By Tanya Petersen, KAUST News
"You would not believe how many amazingly talented people there are in the world, but they often are just not exposed to opportunities," noted Muhammad Mustafa Hussain, KAUST professor of electrical engineering and currently a visiting professor at the University of California, Berkeley. He is determined to try and change this—one step at a time.
Hailing from Bangladesh, Hussain completed a master's degree at the University of Southern California and then another master's degree and his Ph.D. at The University of Texas at Austin before moving into the private sector. His research interests include accessible electronic technology for everyone. He has conceptualized and demonstrated many of the world's firsts in the general area of nanoelectronics and advanced technology for flexible and stretchable complementary metal-oxide-semiconductor (or CMOS) electronic systems.
Research at KAUST
In 2009, he became a KAUST founding faculty member, focusing his work on two key aims. The first was to build electronics for applications that don't exist today or that are simply not possible; and to take these applications to people who don't have access to them for various reasons—perhaps their cost, their complexity or their accessibility. The second was to democratize electronics to empower humanity.
Within Hussain's first aim, he concentrates on electronics in areas where they are not currently broadly used, because, he explained, existing infrastructures are bulky, expensive and complex. His team takes these electronics and tries to make them physically flexible, stretchable and reconfigurable, attempting to minimize the cost and make them easy to understand, simple to deploy and convenient to use.
One recent breakthrough was a low-cost, wearable stethoscope made with recyclable materials that generate signals if a child is wheezing or coughing. It takes a minimalist and pragmatic design approach.
"This is not going to replace existing professional stethoscopes, but it can actually collect information to understand when wheezing starts, how long it continues and how intense it is," Hussain said.
Working towards his vision of democratizing electronics, a few years ago, Hussain started teaching a course at KAUST, deciding to apply a new methodology in which he asked students to follow seven steps—somewhat resembling workplace project management—in order to come up with electronics solutions to everyday problems.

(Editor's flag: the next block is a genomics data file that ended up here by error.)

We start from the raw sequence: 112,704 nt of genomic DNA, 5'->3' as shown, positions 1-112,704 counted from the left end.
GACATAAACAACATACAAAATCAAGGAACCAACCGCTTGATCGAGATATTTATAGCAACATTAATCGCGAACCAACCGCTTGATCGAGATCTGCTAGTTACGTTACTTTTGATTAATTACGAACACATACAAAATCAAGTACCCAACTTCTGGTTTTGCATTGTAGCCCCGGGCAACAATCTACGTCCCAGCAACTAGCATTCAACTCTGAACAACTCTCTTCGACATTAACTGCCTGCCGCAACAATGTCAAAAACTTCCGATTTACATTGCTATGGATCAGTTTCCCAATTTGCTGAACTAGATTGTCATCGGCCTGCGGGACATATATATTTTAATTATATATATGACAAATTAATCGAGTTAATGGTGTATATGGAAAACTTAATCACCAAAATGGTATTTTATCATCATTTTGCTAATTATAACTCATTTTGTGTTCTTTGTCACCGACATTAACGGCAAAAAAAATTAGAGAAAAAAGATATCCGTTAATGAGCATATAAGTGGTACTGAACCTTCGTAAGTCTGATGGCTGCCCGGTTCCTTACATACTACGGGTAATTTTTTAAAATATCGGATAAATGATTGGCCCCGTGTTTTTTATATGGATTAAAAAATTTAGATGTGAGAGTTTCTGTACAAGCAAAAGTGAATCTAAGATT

"First, we build a team, then we do a lot of brainstorming to understand and define interesting challenges that we need to address," Hussain said. "We do a survey as to what is happening, why it's happening and what solutions exist today. Then we look at the pros and cons of each of these and, within the skills that we have and the resources available, including time, we 'ideate.' We go through the development process, we test our solution out, we reach out to the folks who are not involved in the project to get feedback from them and then optimize it."
One group of students made a medicinal organizer. Last year, participants came up with a design for the same organizer for patients who have neurological disorders and for the elderly, who may fall. If there is a fall, a small, low-cost, simple device sends a message to caregivers that an incident has taken place.
A unique winter camp
This success of this approach led Hussain to develop more specific workshops using the same methodology. In February 2019—along with Electrical Engineering colleagues Professors Jurgen Kosel, Atif Shamim and Xiaohang Li—he organized the "Microelectronics Winter Camp 2019."
Fifteen students from 12 countries participated in the month-long workshop, with students mentored by Hussain demonstrating an automated single recycle bin. The bin is able to differentiate among different recyclable materials, putting them into assigned portions of the bin's inside, greatly reducing the burden of complex recycling processes.
Brazilian participant João Pedro Tiol noted, "Especially remarkable was the entrepreneurial aspect, where we learned that entrepreneurship is a skill that can be exercised and that new ideas can be found and developed through a systematic methodology...[W]e were encouraged to come up with our own idea and develop it from scratch. Although the time was very short, we felt confident and capable of doing so."
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